The second question makes a decision on the use of a resource, which may be anything; for instance, a Git stashing server. As a general form, we describe resources as a class (which is a UUID, generated per application and possibly registered for ARPA2) and an optional UTF-8 key that instantiates the class. Classes represent conceptual resources, not so much a protocol implementation; so a Git stash may be made available over HTTP, SSH and Git, always with the resource class. The instance exists to further localise a resource; in case of a Git service it can add a unique code for one Git repository on a stash. It might also use a URI format. The resourceClassUUID is explicitly allocated for an application class and defines the format to be used for the resourceInstanceKey applic The second question also mentions a mode of use, for which we identify the CRUD rights and more; for example, Create and Delete may be the privileges of an administrator group member, whereas Read is public and Update limited to a webmaster or an author of a resource.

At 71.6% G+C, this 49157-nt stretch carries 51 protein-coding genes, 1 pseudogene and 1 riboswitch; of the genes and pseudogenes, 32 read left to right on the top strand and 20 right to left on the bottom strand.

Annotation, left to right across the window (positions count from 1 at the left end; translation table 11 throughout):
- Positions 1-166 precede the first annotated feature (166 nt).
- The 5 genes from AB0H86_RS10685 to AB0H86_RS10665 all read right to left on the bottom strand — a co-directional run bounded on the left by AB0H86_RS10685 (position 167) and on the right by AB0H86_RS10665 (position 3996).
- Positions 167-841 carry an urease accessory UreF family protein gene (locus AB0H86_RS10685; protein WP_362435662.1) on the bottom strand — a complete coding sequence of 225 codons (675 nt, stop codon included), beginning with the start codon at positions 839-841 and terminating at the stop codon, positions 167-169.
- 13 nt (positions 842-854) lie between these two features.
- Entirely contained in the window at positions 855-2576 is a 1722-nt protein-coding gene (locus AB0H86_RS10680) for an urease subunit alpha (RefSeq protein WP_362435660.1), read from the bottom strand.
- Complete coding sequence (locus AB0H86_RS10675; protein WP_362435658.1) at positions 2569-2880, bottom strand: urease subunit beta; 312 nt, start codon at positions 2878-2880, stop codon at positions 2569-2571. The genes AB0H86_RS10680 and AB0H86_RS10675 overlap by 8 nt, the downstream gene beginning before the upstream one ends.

The third question is for another kind of authorisation. Instead of talking to a resource, it asks to communicate with a user. This question is independent of protocol; so the same answer would apply to email, telephony and chat.

An authorisation inquiry always involves the first form, though it may be trivial because user_A and user_B can be set to the same value. This is valid as a method of testing that this user exists. On top of this inquiry, it is possible to add either the second form, the third form or neither.

Abstract Resources to Serve all Protocols

Thinking in terms of resources is not new at all; it underpins the HTTP model, and RESTful APIs celebrate this idea too. What we do here is abstracting it so that it can be applied to many other protocols as well. This is why there are not HTTP paths but UUIDs in this reasoning. It is up to a service if each protocol (HTTP and XMPP, for example) uses its own set of UUIDs, or whether they overlap, but when they are alternate representation forms of the same data it is advised to share the UUID, even if one protocol can only show a partial view. The need to set a fixed UUID for each conceptual application means that a quick, local scan can be made to decide if a question about authorisation is useful at all; without a resource, no authorisation questions can be asked.